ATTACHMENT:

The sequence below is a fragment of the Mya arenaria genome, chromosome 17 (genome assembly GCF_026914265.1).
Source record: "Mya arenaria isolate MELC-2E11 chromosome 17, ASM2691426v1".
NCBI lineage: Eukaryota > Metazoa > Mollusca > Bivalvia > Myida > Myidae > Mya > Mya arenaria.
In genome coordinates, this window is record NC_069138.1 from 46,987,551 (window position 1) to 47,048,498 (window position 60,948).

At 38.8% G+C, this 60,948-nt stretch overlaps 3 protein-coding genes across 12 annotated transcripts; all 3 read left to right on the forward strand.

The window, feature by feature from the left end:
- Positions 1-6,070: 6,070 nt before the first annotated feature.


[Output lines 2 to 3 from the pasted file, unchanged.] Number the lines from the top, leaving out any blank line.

Source record: "Mya arenaria isolate MELC-2E11 chromosome 17, ASM2691426v1".
NCBI lineage: Eukaryota > Metazoa > Mollusca > Bivalvia > Myida > Myidae > Mya > Mya arenaria.